SAN ANTONIO — It's the blackest dark you could ever imagine! 30 to 40 feet below the surface of the earth, you crawl in on your hands and knees, the humidity hits you like a wave and beads of sweat immediately begin to run down your face.
You have just entered Robber-Baron cave. It is a hidden gem that has been explored for at least around 200 years, according to etchings in the cave and perhaps who knows how long.
It's what's called a "maze cave", meaning there are numerous paths which in this case wind for more than a mile underneath the Alamo Heights area. Many are tall enough to easily stand and walk, others are so small you're forced to crawl on your belly or crawl on your hands and knees to make it through.
At one point, Robber Baron cave was actually a commercial operation. There are still iron bolts in the roof which used to hold wooden slats, on which electrical wires ran, providing electricity for lighting the paths for paying tourists.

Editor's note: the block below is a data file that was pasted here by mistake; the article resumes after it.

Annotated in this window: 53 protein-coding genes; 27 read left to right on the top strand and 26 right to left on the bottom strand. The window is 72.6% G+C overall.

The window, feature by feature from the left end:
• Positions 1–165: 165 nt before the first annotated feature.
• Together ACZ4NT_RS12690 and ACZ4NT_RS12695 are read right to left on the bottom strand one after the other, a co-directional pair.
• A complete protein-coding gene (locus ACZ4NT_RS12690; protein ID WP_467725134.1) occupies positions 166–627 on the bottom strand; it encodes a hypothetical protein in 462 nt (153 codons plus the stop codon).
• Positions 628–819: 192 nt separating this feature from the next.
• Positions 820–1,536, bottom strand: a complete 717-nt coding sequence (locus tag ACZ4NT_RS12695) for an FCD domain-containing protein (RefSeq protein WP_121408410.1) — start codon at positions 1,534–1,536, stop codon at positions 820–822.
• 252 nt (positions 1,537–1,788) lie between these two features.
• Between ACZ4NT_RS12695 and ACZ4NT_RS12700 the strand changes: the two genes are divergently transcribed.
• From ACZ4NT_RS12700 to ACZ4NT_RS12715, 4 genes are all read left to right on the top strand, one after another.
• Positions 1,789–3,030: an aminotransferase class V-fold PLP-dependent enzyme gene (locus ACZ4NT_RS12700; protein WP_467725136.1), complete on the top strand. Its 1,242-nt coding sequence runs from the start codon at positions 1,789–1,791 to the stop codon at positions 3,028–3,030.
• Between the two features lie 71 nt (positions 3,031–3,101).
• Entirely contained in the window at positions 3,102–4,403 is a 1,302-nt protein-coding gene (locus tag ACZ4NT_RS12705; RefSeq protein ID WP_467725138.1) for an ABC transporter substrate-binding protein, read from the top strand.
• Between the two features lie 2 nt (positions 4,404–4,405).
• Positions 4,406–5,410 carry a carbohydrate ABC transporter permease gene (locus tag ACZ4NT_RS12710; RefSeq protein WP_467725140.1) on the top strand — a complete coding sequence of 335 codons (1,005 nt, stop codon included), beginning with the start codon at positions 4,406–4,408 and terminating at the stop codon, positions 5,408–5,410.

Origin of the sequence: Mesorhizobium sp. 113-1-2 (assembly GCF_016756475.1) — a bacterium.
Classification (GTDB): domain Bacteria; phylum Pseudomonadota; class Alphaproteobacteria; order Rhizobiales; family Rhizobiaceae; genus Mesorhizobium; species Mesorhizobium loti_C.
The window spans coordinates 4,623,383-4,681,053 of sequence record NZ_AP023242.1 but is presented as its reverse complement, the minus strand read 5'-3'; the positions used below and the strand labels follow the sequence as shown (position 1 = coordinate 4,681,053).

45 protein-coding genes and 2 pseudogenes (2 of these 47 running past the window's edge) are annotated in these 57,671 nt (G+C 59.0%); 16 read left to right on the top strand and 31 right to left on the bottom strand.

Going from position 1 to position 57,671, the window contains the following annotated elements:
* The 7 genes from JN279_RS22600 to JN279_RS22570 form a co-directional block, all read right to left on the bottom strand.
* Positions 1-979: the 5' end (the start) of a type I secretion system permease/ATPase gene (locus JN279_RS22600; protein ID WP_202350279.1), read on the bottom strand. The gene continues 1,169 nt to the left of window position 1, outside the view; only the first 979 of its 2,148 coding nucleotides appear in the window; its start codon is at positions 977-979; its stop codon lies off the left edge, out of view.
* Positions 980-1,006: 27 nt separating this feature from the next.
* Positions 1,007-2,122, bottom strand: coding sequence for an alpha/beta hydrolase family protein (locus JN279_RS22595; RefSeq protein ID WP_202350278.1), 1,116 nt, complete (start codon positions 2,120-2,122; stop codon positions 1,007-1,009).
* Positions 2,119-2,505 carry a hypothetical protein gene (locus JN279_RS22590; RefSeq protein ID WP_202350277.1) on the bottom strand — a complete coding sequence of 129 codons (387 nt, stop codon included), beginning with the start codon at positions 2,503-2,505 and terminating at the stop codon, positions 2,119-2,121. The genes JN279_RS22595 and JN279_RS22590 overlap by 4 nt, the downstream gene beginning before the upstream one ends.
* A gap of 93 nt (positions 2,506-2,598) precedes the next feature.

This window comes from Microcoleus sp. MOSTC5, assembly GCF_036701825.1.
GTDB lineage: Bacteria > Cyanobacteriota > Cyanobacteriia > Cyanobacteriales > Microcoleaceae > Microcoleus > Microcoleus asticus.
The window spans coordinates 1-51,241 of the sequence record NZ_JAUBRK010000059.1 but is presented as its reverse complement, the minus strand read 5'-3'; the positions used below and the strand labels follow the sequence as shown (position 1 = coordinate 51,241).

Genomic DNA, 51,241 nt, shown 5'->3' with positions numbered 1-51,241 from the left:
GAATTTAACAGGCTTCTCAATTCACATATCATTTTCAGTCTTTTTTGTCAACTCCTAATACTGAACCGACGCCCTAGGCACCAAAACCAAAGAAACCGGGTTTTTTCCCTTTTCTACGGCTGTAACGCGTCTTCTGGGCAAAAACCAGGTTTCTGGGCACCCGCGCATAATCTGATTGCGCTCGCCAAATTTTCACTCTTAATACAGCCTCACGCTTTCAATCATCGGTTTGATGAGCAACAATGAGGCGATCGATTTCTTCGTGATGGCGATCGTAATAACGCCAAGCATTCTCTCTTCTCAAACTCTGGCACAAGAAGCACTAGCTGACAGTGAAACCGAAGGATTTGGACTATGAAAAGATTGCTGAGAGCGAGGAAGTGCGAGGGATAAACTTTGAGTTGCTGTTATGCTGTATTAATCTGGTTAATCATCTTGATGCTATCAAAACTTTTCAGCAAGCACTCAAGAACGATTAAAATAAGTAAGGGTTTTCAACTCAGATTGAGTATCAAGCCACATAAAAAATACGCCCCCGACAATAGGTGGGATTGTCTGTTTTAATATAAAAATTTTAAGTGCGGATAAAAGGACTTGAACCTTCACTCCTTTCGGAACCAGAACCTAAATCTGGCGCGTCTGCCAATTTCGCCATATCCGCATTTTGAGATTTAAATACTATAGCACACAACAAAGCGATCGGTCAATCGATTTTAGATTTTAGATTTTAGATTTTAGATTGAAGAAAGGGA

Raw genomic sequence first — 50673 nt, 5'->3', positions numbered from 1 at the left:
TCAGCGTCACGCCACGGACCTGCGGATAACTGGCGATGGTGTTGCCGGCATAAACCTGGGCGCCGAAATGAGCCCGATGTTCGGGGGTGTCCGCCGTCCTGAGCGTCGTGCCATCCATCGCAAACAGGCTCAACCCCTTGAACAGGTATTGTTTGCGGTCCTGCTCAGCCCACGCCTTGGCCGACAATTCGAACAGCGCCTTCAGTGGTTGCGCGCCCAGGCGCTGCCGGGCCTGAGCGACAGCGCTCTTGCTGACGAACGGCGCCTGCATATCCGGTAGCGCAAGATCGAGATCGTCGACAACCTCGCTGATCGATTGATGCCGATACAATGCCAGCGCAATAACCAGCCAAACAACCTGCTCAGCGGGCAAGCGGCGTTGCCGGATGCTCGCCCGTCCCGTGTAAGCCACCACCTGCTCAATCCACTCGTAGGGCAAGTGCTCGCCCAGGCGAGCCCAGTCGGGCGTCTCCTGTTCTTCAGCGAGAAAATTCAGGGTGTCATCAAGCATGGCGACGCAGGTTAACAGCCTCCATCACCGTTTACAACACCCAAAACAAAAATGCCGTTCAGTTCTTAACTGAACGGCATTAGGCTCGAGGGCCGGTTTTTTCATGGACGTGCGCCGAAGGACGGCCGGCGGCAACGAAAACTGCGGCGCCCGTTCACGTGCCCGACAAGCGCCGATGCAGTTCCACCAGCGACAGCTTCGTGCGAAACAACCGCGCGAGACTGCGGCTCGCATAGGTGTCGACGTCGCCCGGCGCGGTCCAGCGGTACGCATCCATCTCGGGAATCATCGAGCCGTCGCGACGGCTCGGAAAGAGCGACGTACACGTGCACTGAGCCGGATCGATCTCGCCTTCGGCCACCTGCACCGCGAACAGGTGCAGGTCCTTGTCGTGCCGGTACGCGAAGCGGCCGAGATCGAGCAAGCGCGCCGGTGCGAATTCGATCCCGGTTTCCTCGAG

It also has a seedier side of it's past. During prohibition, bootleggers had a speak-easy set up in one of the larger rooms of the cave. Customers would crawl through the small entrance, on their hands and knees to make their way to one of the larger rooms where alcohol was served.
Now the cave is gated off and protected by the Texas Cave Management Association. They do host an open house once a year and guided tours, by appointment only. It also allows school groups or other organizations and even allows area first responders to train in it's passages.
If you would like more information about Robber Baron cave, here is a link to the Texas Cave Management Association's website on the cave: https://www.tcmacaves.org/preserves/robberbaron/